The expectation is that it’s hidden, [but] it’s not comfortable to have a paper cut that is bleeding non stop. I feel like it’s another example of womens’ strength.”

— English teacher Jennifer Beasley

Crimson Tide Stains on Academics

Many students experience premenstrual syndrome, which is a condition that precedes menstruation, bringing about 75% of menstruating individuals various symptoms including fatigue, nausea, back pain, abdominal cramps, and decreased productivity/attention span. For some students, the pain is so severe that it causes them to miss school, work, and important exams. According to a study published in the Journal of Pediatric and Adolescent Gynecology, more than 33% of young girls have missed at least one class in the past three months due to “menstrual symptoms.” This greatly affects individuals’ academic performance and chance for growth, as students are often left catching up on old information. 

Sophomore Dora Akouete said that she often is not fully focused in class when on her period due to the severe symptoms. “Sometimes I’m sitting in class, and I can feel the cramps, and it’s hard for me to focus, because I’m worrying about when this class will end to go find someone who can give me medication to get me through the day,” Akouete said.

According to a study published in BMC Women’s Health, “48.1% of students with mild PMS symptoms and 51.9% with moderate or severe symptoms often or always missed school because of their symptoms.” This repeated absence of menstruating students not only leads them to miss school and socializing with friends, but also emphasizes the prevalence of the issue. The American College of Obstetrics and Gynecology has said that heavy periods and associated symptoms “can disrupt your life and may be a sign of a more serious health problem;” normal periods should not interfere with daily life activities and “living your life to the fullest,” like attending school. 

However, normal discomfort is usually expected, and health professionals believe that individuals should be accommodated accordingly. If students experience discomfort at school, Wisti allows for them to use heating pads in her office and take a break from their work. The clinic no longer offers acetaminophen available to students, but parents can provide medication to the clinic for their students to utilize during the school year. If medication is unavailable, students are offered time to rest, according to Wisti. “If medication is unavailable for a student, I offer the student about 20 minutes of rest with the heating pad,” Wisti said.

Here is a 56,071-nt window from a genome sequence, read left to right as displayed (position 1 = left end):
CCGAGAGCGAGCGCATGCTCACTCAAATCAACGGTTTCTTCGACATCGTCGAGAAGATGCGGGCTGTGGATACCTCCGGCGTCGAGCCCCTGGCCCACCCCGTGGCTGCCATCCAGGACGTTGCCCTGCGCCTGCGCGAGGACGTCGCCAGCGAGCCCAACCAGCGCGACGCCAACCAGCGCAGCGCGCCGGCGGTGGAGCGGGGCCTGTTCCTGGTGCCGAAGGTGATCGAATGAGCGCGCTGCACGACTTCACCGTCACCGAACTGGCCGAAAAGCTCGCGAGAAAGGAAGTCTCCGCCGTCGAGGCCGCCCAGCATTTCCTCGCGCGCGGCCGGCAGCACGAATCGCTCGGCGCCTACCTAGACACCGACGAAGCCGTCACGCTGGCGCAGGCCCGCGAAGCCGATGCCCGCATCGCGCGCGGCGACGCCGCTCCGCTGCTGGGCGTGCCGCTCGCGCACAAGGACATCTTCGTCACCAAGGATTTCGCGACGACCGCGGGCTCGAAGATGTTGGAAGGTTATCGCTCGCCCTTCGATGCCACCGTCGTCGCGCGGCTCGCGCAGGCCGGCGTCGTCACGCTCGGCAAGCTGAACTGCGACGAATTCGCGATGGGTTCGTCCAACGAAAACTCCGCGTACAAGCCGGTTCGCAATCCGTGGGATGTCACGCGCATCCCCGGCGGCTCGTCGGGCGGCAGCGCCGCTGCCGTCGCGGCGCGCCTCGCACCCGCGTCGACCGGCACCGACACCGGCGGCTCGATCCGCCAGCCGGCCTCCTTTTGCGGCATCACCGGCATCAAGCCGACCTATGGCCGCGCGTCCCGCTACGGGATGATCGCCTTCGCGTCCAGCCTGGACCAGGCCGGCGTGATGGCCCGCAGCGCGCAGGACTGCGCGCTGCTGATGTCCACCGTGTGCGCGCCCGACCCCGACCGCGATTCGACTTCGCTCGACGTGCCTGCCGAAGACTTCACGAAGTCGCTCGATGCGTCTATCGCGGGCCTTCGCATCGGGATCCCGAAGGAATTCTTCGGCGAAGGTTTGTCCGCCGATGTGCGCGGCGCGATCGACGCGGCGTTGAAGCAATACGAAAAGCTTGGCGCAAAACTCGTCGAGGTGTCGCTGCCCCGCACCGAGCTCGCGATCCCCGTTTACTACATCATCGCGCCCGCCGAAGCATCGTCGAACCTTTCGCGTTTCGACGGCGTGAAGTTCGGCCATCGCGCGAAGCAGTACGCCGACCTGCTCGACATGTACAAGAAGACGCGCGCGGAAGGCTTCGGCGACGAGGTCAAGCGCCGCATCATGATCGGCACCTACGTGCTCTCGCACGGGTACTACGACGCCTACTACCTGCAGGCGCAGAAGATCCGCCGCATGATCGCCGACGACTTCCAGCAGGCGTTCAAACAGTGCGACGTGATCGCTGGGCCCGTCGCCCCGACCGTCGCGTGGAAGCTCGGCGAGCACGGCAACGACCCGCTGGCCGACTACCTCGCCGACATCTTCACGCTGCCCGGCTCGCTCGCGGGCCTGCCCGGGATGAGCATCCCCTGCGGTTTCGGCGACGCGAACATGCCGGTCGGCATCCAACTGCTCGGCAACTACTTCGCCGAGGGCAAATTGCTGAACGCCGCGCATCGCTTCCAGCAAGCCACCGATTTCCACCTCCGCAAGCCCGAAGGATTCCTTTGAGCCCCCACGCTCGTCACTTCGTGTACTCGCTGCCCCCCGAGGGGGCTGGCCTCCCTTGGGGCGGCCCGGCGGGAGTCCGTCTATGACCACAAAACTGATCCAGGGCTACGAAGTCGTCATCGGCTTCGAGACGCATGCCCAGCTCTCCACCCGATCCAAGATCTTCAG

Research conducted by the British Medical Journal in 2019 showed that 13.8% of women aged 15-45 years from a 32,748 sample size were absent from their workplace during menstrual cycle, with 3.4% reporting absences “almost every menstrual cycle.” Overall, a 33% productivity loss was noted, calculating to 8.9 days of productivity lost per year. Yet, when reporting this information, only about ⅕ of women attributed their absenteeism to menstruation, and nearly 70% wished for “greater flexibility in their tasks and working hours” during their periods.

Wisti said that open dialog is the key to ensuring students’ success. “Menstrual cycles are a part of life, and I feel it is important for students to have an open dialog with their teachers and be honest if they are unable to complete assignments due to their mood or pain,” Wisti said.

Not Enough Shields Against the Red Baron

Another key consideration that complicates the process of menstruation for students is the lack of access to proper supplies and resources as well as menstrual education, also known as period poverty.  According to Feminism India, ‘rags, hay, sand and ash’ are used in place of sanitary pads and tampons in India; these substitutions are often unsafe and can lead to further problems and complications. 

In low-income areas like Latin America and the Caribbean, individuals have had even less access to hygiene supplies due to the impacts of COVID-19. The pandemic has exacerbated period poverty around the world, with community health centers and schools being closed as well as supply chain issues, ridding many of free access to hygiene products.

Specifically in the U.S., it is estimated that 25% of students who menstruate do not have access to proper sanitary supplies. Damaris Peredea, the national director of PERIOD, a nonprofit organization that focuses on service, education, and advocacy of menstruation, said that students who menstruate should be provided with sanitary supplies just as students are provided soap and water in bathrooms. “This country already expects schools to provide toilet paper and soap,” Pereda said. “[Why shouldn’t students who menstruate have the same access to basic supplies], so that if something happens, they can just go to the restroom and get their things and continue to live their lives?”